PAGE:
Pike’s continuation of the Andersonian contradiction – the dual modern and therefore political, and the ancient and therefore religious nature of ‘Freemasonry’ – is clear. Hoddap, initiated US brother, wrote in 2005: ‘One of Pike’s influences was the French author Eliphas Levi. Levi was a prolific writer on occult topics who, in Pike’s day, was considered an expert on pagan mysteries and Gnosticism … In his book Dogme et Rituel de la Haute Magie, (1855) Levi claimed that Freemasonry had its roots in ancient pagan rituals, and Pike accepted many of these claims.’ [iii]  Pike backed the ‘pagan rituals’, eg in his First Degree ritual, that of the Apprentice, with legal rhetoric:

The FORCE of the people, or the popular will, in action and exerted, symbolised by the gavel, regulated and guided by and acting the within the limits of LAW AND ORDER, symbolized by the TWENTY-FOUR-INCH-RULE, has for its fruit LIBERTY, EQUALITY AND FRATERNITY – liberty regulated by law; equality of rights in the eye of the law; brotherhood with its duties and obligations as well as its benefits. (His emphases)[iv]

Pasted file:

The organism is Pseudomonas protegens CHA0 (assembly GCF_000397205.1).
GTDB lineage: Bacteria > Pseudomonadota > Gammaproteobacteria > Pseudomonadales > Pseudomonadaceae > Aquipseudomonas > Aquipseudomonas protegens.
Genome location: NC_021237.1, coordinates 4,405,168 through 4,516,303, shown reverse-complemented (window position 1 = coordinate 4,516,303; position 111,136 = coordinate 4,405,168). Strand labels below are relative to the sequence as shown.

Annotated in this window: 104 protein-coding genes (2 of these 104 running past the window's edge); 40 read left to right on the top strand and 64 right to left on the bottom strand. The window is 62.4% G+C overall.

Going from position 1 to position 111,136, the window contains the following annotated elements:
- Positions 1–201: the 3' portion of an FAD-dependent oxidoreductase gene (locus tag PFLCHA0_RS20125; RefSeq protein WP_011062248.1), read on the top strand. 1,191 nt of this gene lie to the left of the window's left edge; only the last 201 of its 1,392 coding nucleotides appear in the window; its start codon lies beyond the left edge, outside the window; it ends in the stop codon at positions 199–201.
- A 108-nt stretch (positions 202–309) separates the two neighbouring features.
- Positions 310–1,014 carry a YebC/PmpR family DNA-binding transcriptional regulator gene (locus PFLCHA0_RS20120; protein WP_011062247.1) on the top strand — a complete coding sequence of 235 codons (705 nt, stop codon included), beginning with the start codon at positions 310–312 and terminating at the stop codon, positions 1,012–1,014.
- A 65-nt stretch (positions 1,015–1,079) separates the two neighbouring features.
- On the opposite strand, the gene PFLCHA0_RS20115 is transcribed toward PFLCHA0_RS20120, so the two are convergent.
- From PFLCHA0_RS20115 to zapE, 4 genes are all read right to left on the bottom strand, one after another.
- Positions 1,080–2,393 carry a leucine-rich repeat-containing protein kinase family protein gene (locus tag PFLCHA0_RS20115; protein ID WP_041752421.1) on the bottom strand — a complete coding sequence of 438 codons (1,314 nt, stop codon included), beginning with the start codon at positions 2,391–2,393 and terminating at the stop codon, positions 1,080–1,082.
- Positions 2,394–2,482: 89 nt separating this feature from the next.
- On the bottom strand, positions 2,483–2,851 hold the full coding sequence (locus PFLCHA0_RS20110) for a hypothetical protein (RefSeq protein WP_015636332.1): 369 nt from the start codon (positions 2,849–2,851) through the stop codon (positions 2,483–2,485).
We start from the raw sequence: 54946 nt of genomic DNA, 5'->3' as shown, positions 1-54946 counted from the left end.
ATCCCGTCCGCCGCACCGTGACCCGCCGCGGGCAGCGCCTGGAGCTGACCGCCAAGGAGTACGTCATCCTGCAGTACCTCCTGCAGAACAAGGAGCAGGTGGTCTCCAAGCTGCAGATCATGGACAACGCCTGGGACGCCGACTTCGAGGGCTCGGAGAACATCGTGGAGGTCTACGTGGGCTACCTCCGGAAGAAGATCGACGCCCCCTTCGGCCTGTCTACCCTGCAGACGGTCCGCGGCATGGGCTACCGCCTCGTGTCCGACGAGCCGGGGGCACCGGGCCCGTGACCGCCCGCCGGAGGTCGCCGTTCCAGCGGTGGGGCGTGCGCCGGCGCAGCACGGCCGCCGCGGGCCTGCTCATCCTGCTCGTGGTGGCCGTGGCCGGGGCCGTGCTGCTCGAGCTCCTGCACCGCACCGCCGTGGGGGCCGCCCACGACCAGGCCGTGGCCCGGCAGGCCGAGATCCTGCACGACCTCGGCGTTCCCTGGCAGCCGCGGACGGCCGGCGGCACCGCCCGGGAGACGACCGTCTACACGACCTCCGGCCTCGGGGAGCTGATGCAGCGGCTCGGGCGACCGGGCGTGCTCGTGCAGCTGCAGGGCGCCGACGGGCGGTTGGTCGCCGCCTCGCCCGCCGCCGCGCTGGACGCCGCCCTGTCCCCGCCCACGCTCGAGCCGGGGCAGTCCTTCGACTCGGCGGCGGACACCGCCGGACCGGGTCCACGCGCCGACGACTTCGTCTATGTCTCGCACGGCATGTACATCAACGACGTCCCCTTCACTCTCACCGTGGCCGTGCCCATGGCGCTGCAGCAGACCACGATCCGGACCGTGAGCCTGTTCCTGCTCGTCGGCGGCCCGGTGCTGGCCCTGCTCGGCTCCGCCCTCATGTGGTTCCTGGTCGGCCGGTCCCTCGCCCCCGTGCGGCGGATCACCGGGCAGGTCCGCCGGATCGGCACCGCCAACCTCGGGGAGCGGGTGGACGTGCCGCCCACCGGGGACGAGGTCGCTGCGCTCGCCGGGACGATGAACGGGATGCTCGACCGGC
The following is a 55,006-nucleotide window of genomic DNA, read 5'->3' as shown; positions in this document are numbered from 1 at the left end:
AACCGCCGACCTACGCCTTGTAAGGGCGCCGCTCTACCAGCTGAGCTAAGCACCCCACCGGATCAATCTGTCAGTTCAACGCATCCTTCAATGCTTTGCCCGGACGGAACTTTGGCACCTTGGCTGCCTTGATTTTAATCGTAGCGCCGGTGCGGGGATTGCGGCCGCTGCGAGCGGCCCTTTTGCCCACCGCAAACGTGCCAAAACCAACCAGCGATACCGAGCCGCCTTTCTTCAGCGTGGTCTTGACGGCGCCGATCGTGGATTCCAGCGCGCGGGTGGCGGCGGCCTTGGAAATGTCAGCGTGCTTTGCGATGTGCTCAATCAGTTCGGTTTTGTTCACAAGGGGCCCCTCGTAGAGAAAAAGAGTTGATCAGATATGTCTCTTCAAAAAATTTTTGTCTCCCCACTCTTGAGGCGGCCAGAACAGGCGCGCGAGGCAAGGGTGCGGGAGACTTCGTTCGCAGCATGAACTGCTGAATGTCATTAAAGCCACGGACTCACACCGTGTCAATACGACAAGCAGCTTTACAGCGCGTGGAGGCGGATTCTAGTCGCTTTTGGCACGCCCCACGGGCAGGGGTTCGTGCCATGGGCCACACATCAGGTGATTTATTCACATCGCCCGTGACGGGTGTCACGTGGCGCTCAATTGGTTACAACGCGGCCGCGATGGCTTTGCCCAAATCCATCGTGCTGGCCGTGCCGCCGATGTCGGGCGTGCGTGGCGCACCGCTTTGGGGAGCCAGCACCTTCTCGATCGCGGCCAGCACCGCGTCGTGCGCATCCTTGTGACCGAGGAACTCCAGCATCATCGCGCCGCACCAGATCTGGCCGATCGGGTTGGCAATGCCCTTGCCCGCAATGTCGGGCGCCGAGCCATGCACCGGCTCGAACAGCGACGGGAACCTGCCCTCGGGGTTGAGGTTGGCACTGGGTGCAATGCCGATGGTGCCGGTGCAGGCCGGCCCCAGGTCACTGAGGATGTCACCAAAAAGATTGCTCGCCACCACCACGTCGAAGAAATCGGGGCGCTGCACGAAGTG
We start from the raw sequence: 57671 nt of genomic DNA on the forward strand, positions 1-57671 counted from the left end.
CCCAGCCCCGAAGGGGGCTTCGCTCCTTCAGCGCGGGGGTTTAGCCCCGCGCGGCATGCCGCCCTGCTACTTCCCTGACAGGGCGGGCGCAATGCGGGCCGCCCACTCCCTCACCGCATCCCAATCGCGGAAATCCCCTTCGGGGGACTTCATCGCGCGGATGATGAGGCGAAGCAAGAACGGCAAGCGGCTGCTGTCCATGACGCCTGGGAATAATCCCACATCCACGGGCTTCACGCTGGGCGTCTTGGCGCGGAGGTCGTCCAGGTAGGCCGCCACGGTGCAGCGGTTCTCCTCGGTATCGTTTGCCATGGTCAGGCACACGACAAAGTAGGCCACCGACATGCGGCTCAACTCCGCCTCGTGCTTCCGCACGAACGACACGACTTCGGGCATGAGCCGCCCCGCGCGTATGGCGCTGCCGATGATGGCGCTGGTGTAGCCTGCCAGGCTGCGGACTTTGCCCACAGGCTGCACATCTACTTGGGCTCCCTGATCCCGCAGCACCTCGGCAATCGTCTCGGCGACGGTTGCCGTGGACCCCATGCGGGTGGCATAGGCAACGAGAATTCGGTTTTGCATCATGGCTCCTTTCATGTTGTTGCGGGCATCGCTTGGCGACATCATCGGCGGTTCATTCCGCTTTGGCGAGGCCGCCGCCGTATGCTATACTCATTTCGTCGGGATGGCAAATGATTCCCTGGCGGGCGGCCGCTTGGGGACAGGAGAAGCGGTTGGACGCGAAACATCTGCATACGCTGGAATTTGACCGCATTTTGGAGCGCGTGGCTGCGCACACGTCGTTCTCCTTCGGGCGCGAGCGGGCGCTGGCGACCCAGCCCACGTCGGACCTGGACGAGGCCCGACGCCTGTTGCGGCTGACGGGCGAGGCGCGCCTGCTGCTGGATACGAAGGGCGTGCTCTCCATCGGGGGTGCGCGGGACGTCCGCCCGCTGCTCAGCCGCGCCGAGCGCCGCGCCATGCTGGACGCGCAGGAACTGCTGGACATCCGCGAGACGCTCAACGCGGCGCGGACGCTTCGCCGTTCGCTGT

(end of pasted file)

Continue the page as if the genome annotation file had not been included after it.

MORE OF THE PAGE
That this is totally at odds with the 1717-21 principle of obedience to one’s government, is clear, as is Pike’s continuing to use ‘Freemasonry’ to gain political advantage, particularly in the south. Spain was known to be seeking to reassert its control over its former colonies, and Mexican authorities were plotting the capture of Cuba in order to weaken foreign influence across the whole of the Caribbean. Arroyo’s later chapters are on the continued involvement in US politics of non-Anglo activists drawing on ‘Freemasonry’s’ public statements about universal tolerance to argue for their civil rights, and the often-negative responses to their efforts by Anglo ‘Freemasons’. She noted Pike’s ‘inconsistent agendas.’ He was ‘on the one hand, a Masonic imperialist figure and on the other a non-interventionist.’ He was not as bigoted as many of his colleagues but he could not accept the idea of ‘Black (African-derived) Masons.’ He opposed the expansion of US territory by military means but he ‘invested the prestige and the power of the US Masonic Scottish Rite in the fate of Cuban and Latin-American affairs by sending not one, but two Cubans to fight against each other and to organise Cuban and Mexican Masonic affairs.’ (Arroyo, p.67)